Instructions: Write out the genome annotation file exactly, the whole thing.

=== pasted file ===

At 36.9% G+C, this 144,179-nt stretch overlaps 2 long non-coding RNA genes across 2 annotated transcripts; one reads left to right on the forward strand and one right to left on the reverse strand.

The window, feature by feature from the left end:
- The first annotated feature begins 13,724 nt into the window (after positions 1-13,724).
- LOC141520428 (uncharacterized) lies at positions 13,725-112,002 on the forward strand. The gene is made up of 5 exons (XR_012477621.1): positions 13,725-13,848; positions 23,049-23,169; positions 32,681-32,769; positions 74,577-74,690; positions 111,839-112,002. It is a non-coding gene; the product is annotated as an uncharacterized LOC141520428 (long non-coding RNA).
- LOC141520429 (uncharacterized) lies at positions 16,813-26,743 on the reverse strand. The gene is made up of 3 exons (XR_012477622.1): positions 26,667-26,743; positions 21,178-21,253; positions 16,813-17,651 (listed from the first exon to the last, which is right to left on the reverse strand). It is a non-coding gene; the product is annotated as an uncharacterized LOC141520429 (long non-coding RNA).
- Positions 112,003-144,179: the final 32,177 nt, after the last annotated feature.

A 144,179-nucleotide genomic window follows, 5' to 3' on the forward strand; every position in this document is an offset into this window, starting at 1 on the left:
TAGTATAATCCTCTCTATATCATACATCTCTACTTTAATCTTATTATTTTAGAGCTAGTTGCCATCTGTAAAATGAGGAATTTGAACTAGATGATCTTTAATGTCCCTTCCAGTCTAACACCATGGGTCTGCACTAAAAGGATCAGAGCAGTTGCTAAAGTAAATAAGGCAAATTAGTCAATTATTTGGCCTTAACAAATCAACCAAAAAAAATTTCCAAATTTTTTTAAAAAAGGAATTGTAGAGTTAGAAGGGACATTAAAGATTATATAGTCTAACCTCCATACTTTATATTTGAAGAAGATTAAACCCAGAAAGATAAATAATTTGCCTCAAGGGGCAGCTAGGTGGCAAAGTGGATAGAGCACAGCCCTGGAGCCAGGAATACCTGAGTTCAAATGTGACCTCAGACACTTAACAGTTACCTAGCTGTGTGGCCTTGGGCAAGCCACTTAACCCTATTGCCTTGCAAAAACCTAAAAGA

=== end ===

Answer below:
At 36.9% G+C, this 144,179-nt stretch overlaps 2 long non-coding RNA genes across 2 annotated transcripts; one reads left to right on the forward strand and one right to left on the reverse strand.

The window, feature by feature from the left end:
- The first annotated feature begins 13,724 nt into the window (after positions 1-13,724).
- LOC141520428 (uncharacterized) lies at positions 13,725-112,002 on the forward strand. The gene is made up of 5 exons (XR_012477621.1): positions 13,725-13,848; positions 23,049-23,169; positions 32,681-32,769; positions 74,577-74,690; positions 111,839-112,002. It is a non-coding gene; the product is annotated as an uncharacterized LOC141520428 (long non-coding RNA).
- LOC141520429 (uncharacterized) lies at positions 16,813-26,743 on the reverse strand. The gene is made up of 3 exons (XR_012477622.1): positions 26,667-26,743; positions 21,178-21,253; positions 16,813-17,651 (listed from the first exon to the last, which is right to left on the reverse strand). It is a non-coding gene; the product is annotated as an uncharacterized LOC141520429 (long non-coding RNA).
- Positions 112,003-144,179: the final 32,177 nt, after the last annotated feature.

A 144,179-nucleotide genomic window follows, 5' to 3' on the forward strand; every position in this document is an offset into this window, starting at 1 on the left:
TAGTATAATCCTCTCTATATCATACATCTCTACTTTAATCTTATTATTTTAGAGCTAGTTGCCATCTGTAAAATGAGGAATTTGAACTAGATGATCTTTAATGTCCCTTCCAGTCTAACACCATGGGTCTGCACTAAAAGGATCAGAGCAGTTGCTAAAGTAAATAAGGCAAATTAGTCAATTATTTGGCCTTAACAAATCAACCAAAAAAAATTTCCAAATTTTTTTAAAAAAGGAATTGTAGAGTTAGAAGGGACATTAAAGATTATATAGTCTAACCTCCATACTTTATATTTGAAGAAGATTAAACCCAGAAAGATAAATAATTTGCCTCAAGGGGCAGCTAGGTGGCAAAGTGGATAGAGCACAGCCCTGGAGCCAGGAATACCTGAGTTCAAATGTGACCTCAGACACTTAACAGTTACCTAGCTGTGTGGCCTTGGGCAAGCCACTTAACCCTATTGCCTTGCAAAAACCTAAAAGA